Emma Parker Cordon was born May 24, 1819 in Liverpool, England to George and Ann Parker. She led a happy childhood and was well provided for until her father died. Emma went to work at the potteries in Burslem, Staffordshire. There she met Alfred Cordon whom she married December 19, 1836. They initially joined the church of Reverend Robert Aiken, but Alfred was still seeking 'new light.' When a woman told Alfred about the Latter-day Saints, he went to Manchester to speak with the missionaries. Alfred was baptized there in Manchester, and Emma was baptized later by William Clayton when he came to Burslem. Alfred 'was very zealous in preaching and teaching the gospel.' He did missionary work in England until they left in 1841 for Nauvoo, Illinois, arriving in 1842. In the spring of 1844, Alfred was called on a mission to Vermont and left Emma in Nauvoo with two small children. They contracted malaria and were very ill. Emma was present when the 'mantle of Joseph' fell on Brigham Young, and her testimony of this event strengthened her throughout her life. Alfred returned to Nauvoo the day that the capstone was placed on the Nauvoo Temple, and he and Emma were sealed before they left for Iowa. July 6, 1849, on their way to Salt Lake City, Alfred was called on a mission to England. Emma and her children continued traveling with a group of brethren. They left her at Little Pigeon, (about eight miles from Council Bluff) and she spent a hard winter there in a log cabin. By the time that Alfred returned in the fall of 1850, the family was prospering and had enough supplies for the winter. They continued on to Salt Lake City the next year and then moved to Brigham City. In 1856, they moved to Willow Creek (now Willard City). Alfred died in 1871, and Emma survived him until 1899. She died at almost 80 years of age after having suffered two strokes.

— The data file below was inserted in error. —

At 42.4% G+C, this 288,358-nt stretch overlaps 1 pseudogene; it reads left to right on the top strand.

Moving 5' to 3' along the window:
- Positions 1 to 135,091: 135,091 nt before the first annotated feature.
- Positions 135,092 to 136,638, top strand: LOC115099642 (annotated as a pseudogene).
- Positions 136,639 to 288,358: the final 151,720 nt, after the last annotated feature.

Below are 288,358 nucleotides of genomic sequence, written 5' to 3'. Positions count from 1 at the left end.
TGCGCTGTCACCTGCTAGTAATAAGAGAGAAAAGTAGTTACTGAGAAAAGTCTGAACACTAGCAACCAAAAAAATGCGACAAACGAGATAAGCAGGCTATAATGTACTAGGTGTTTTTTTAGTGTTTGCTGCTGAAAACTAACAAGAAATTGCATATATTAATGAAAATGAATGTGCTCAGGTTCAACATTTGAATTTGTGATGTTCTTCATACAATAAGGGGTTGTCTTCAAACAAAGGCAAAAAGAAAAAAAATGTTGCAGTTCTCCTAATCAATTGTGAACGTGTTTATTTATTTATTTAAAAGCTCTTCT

Emma's biography is among a collection of papers on the Alfred Cordon family, and it is located in the third folder of the collection. Her biography is four pages long and is a stapled photocopy of a typewritten document. The biography covers Emma's entire lifespan; however, the author focuses the most attention on Alfred and Emma's conversion to the LDS church and their moving to Utah with the Saints. The author then gives a broad outline of other life events. Few details are given about Emma's life after she settled in Utah with her family. Emma is only quoted directly once: of her trials in Nauvoo she said, 'I have had to part with some few things in order to live. We have not suffered much from want of food, but from lack of care. My faith in the work is stronger than ever.' The rest of the biography is narrated by the author, who sometimes describes Emma's feelings. For example, Alfred returned from his mission and told Emma that her mother, who had been bitterly opposed to Emma's joining the church, had sent her love and blessing and that Emma's sister and her husband had joined the church. The narrator states, 'Emma's heart was filled with gratitude.' On the last page, the author lists Emma and Alfred's children: Edwin, Rachel, Emma, Adelaide Amelia, Charles Edward, Eliza Almira, Sarah Jane, Ida Victoria, and Myra. Their birth and death dates and the names of their spouses are also listed.